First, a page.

5 Pick up four more beads and continue -nil| same manner.
You may want to add more than four beads I time if you're covering a long, straighi row II curve is sharp, you may need to add few«^ principle remains the same.
Mils ramus loims. peyote is probably the most p 8iir.li among contemporary headers.
^■ktrEccmmfn.-i mat beginners learn the Kosng lwgt isi:e 6) seed beads, and thou Htm mini? exactly that. On the other hand, ^megmntj^ fimi it much easier to leam on ■pteaas. ¿inn small cylinder beads at that— ■«4 called ctelir.a or antique beads. They sim-i h rp fflo (ttace hi
Cardboard tubes are useful for larger projects. They're lightweight and somewhat adjustable in diameter. You'll begin each project by stringing some beads and tying them in a circle. To use the
This is the original peyote stitch (also called gourd stitch, Mohawk stitch, and Ute stitch). Worked over a solid, tubular core, it was used extensively to cover handles of gourd rattles for peyote ceremonies. The tube can be anything round—a pencil, a dowel, a jar, even a toilet paper tube—and can vary markedly In diameter.
The tubular peyote projects in this book use two types of cores. The slender, supple necklace on page 92 Is woven around a piece of braided, poly ester performance rope 1/4 inch (1 cm) in diame ter. The peyote pouches on pages 86. 88. 90, and 91 were woven around the cardboard tube from a roll of paper towels or toilet tissue.
alternate tows of dark and light beads, dark and ii|ht stripes will alternate down the rope. (There will te two dark rows next to each other, with beads # 1 and »17 at the tops.)
Iibular Peyote. Even count ?is ¿¡Vantage of even-count is that it allows lor a («bottom on the pouch. It differs from odd-count ifcjote in one simple particular.
1 itnead a stiff beading needle with about 1 yard i.9 m) of thread. Don't knot it.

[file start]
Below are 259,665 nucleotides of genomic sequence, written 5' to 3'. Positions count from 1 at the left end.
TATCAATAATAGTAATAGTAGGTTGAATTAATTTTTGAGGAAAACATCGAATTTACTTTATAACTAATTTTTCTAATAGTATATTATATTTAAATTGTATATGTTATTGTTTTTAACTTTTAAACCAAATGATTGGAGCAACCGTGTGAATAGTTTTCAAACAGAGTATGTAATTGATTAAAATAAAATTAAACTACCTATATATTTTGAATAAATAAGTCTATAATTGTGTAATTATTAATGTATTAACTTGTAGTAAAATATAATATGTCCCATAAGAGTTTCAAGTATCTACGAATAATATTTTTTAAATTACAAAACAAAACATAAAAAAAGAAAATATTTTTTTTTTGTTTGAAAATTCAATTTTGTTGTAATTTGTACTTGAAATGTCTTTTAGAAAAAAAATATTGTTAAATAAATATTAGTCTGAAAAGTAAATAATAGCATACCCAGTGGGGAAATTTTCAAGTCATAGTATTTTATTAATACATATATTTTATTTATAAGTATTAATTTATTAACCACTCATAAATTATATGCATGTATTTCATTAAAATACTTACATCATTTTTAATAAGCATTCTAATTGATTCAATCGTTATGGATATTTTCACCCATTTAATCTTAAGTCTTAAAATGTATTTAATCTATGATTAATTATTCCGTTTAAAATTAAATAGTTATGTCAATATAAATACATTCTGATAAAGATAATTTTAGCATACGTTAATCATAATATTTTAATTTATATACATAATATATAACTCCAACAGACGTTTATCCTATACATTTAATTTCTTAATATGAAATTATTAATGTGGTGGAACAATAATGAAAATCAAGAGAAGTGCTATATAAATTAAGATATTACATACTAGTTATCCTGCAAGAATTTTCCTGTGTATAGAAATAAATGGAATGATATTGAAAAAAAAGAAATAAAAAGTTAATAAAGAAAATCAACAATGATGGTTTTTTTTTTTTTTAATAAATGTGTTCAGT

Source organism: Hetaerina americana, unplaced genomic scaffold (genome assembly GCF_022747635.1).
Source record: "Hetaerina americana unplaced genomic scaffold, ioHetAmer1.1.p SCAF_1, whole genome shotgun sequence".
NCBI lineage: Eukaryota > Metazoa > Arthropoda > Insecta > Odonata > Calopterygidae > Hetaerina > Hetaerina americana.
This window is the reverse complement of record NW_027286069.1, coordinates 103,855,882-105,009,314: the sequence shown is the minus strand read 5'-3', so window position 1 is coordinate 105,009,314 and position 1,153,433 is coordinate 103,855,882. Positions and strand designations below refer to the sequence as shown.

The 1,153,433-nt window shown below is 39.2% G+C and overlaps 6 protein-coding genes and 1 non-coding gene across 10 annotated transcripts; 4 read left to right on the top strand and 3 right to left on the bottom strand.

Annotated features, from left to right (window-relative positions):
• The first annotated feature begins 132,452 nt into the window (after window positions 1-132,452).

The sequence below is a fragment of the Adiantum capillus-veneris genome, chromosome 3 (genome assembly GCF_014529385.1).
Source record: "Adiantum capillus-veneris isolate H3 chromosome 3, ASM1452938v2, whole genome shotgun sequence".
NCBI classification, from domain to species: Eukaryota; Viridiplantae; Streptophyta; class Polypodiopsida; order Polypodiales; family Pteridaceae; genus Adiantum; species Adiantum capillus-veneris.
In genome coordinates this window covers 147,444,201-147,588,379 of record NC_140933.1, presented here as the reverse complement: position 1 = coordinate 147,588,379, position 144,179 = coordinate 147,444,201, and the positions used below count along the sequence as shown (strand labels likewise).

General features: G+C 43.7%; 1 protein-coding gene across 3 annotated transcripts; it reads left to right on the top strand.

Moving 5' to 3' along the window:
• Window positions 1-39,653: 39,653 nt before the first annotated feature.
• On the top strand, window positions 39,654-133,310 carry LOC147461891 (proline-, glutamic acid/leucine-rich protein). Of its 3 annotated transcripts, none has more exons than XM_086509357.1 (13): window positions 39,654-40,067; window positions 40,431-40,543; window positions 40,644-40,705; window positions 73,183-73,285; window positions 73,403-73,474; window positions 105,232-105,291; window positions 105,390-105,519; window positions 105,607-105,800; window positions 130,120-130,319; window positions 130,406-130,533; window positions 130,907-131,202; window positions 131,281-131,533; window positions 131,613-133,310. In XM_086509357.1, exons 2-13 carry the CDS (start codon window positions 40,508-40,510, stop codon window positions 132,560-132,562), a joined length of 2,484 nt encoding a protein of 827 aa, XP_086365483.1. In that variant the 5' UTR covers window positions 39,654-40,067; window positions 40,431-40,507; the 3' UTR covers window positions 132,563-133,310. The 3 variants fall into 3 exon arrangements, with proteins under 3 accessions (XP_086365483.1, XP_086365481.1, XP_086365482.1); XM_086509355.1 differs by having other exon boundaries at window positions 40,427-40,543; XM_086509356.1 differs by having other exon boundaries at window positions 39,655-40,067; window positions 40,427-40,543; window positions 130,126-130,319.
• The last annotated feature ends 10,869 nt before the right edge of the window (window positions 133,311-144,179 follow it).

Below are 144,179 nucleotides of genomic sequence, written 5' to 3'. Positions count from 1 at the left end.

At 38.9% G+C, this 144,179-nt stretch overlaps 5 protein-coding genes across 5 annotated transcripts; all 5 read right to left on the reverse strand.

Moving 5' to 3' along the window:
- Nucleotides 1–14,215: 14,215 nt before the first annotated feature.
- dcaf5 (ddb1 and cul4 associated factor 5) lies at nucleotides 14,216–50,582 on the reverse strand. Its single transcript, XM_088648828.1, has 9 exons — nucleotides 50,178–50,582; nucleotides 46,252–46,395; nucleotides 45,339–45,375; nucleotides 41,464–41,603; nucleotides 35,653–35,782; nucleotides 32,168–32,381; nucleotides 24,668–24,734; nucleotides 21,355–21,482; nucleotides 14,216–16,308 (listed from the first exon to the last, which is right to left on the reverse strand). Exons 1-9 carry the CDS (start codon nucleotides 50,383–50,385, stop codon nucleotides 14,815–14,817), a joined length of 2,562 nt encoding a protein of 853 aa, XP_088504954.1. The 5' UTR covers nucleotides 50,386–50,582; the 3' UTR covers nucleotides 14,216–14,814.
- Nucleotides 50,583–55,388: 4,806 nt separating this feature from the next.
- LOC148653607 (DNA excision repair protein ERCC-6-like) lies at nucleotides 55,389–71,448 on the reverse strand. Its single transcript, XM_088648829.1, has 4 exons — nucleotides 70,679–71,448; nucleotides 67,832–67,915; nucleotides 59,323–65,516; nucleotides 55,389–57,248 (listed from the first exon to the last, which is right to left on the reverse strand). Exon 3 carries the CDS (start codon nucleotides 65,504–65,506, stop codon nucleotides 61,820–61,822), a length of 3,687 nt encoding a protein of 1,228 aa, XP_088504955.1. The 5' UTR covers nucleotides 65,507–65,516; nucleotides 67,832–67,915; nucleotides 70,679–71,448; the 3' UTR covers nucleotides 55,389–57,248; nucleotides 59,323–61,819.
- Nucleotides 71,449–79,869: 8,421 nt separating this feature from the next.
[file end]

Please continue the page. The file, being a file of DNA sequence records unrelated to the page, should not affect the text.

2 Alternating dark and light, string 30 large seed beads. Tie the beads in a circle, using an overhand to*. See Figure 7.
3 Make a cardboard core and adjust it to fit the ads isee page 65).
J om t right to left, take the needle through the teoead to the left of the knot—bead #1. Pick up 'ifjht bead and take the needle through bead #3. Dttup another light bead and take the needle rou£>| Dead #5. See Figure 8. Continue around ttt c»ae until you're back to bead #1.
5 Pick up a light bead and take the needle again through bead #1. Then take the needle through the next high bead—a light bead. See Figure 9. That last maneuver was a step-up; It finished the row and brought the thread up one level, ready to start the next row. You'll need to repeat this step-up at the end of every row.
ernate rows of dark and light beads, dark and iflht stripes will alternate down the rope. (There will tie two dark rows next to each other, with beads HI and #17 at the tops.)
Tubular Pevote, Even Count The advantage of even-count is that it allows tor a I» bottom on the pouch. It differs from odd count p*M>te in one simple particular.
1 Thread a stiff beading needle with about 1 yard i.9 m) of thread. Don't knot K.
lAtiemating dark and light, string 30 large seed toads. Tie the beads in a circle, using an overhand toot. See Figure 7.
3 Make a cardboard core and adjust it to fit the fcads I see page 65).
right to left, take the needle through the 1 to Dead to the left of the knot—bead #1. Pick up light bead and take the needle through bead #3. to jp another light bead and take the needle p'totigr Dead #5. See Figure 8. Continue around fteorcie until you're back to bead frl.
5 Pick up a light bead and take the needle again through bead #1. Then take the needle through the next high bead—a light bead. See Figure 9. That last maneuver was a step-up; it finished the row and brought the thread up one level, ready to start the next row. You'll need to repeat this step-up at the end of every row.
unci a ote pc to tur access
With i even ; ble ne barrel | cover; and tl simpli and tl methc struct excitii I great« kind I polyir |
Detail for nn specia
bead (#13) and take the needle through #12 (the next light bead). Continue adding dark beads until the row is complete. See Figure 13.
7 Continue to add rows until you're familiar with the stitch.
Decreasing the rows. Even Count Unless you're weaving a square or rectangle, even tually you'll need to make some rows shorter than others. With even count, it's easy.
After you exit the last bead in the row. take the nee die under the edge thread and pull it through. Loop the thread around the edge thread, then take it back through beads A and B. You're now ready to add a new bead for the new. shorter row, See Figure 14.
Flat Peyote Stitch, Odd Count Odd count isn't hard, but it's a small ntlM the end of every other row. In the ab& good reason not to, make your base s'.r rin number of beads and work in even cow